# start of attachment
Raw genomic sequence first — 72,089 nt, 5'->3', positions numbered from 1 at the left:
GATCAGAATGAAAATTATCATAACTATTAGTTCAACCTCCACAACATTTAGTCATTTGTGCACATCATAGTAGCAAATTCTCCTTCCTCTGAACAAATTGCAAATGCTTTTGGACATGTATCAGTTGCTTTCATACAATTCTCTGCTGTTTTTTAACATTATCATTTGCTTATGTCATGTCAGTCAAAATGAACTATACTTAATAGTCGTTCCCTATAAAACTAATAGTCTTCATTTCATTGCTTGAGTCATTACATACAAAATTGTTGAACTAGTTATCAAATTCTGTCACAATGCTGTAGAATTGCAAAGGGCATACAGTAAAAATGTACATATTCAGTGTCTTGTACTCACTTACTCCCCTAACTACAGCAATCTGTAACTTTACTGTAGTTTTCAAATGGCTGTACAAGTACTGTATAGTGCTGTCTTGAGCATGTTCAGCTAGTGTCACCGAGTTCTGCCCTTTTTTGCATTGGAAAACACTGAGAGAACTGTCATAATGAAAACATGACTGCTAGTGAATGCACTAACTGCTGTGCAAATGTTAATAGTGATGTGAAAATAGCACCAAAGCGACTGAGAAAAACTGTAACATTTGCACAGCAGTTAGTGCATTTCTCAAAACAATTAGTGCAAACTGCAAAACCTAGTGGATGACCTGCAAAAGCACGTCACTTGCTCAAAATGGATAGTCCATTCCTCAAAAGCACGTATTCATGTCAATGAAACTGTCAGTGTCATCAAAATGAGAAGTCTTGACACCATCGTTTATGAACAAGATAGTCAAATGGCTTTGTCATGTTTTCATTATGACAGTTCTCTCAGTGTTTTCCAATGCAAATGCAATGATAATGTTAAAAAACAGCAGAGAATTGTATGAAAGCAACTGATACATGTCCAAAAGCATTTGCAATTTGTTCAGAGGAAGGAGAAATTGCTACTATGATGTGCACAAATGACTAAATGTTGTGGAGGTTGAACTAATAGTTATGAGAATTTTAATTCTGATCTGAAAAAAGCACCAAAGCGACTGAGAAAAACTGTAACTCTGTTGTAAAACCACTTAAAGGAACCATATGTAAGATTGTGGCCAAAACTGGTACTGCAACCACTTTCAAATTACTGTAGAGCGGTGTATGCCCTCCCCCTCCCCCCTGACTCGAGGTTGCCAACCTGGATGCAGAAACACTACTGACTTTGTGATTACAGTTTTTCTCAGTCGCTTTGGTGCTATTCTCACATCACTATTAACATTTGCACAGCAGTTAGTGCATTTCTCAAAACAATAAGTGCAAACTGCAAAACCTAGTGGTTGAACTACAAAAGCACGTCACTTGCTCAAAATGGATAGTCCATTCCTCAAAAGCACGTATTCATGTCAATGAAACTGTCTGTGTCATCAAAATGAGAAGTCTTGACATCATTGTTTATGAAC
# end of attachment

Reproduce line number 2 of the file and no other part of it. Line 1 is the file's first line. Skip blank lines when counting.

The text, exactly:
GATCAGAATGAAAATTATCATAACTATTAGTTCAACCTCCACAACATTTAGTCATTTGTGCACATCATAGTAGCAAATTCTCCTTCCTCTGAACAAATTGCAAATGCTTTTGGACATGTATCAGTTGCTTTCATACAATTCTCTGCTGTTTTTTAACATTATCATTTGCTTATGTCATGTCAGTCAAAATGAACTATACTTAATAGTCGTTCCCTATAAAACTAATAGTCTTCATTTCATTGCTTGAGTCATTACATACAAAATTGTTGAACTAGTTATCAAATTCTGTCACAATGCTGTAGAATTGCAAAGGGCATACAGTAAAAATGTACATATTCAGTGTCTTGTACTCACTTACTCCCCTAACTACAGCAATCTGTAACTTTACTGTAGTTTTCAAATGGCTGTACAAGTACTGTATAGTGCTGTCTTGAGCATGTTCAGCTAGTGTCACCGAGTTCTGCCCTTTTTTGCATTGGAAAACACTGAGAGAACTGTCATAATGAAAACATGACTGCTAGTGAATGCACTAACTGCTGTGCAAATGTTAATAGTGATGTGAAAATAGCACCAAAGCGACTGAGAAAAACTGTAACATTTGCACAGCAGTTAGTGCATTTCTCAAAACAATTAGTGCAAACTGCAAAACCTAGTGGATGACCTGCAAAAGCACGTCACTTGCTCAAAATGGATAGTCCATTCCTCAAAAGCACGTATTCATGTCAATGAAACTGTCAGTGTCATCAAAATGAGAAGTCTTGACACCATCGTTTATGAACAAGATAGTCAAATGGCTTTGTCATGTTTTCATTATGACAGTTCTCTCAGTGTTTTCCAATGCAAATGCAATGATAATGTTAAAAAACAGCAGAGAATTGTATGAAAGCAACTGATACATGTCCAAAAGCATTTGCAATTTGTTCAGAGGAAGGAGAAATTGCTACTATGATGTGCACAAATGACTAAATGTTGTGGAGGTTGAACTAATAGTTATGAGAATTTTAATTCTGATCTGAAAAAAGCACCAAAGCGACTGAGAAAAACTGTAACTCTGTTGTAAAACCACTTAAAGGAACCATATGTAAGATTGTGGCCAAAACTGGTACTGCAACCACTTTCAAATTACTGTAGAGCGGTGTATGCCCTCCCCCTCCCCCCTGACTCGAGGTTGCCAACCTGGATGCAGAAACACTACTGACTTTGTGATTACAGTTTTTCTCAGTCGCTTTGGTGCTATTCTCACATCACTATTAACATTTGCACAGCAGTTAGTGCATTTCTCAAAACAATAAGTGCAAACTGCAAAACCTAGTGGTTGAACTACAAAAGCACGTCACTTGCTCAAAATGGATAGTCCATTCCTCAAAAGCACGTATTCATGTCAATGAAACTGTCTGTGTCATCAAAATGAGAAGTCTTGACATCATTGTTTATGAAC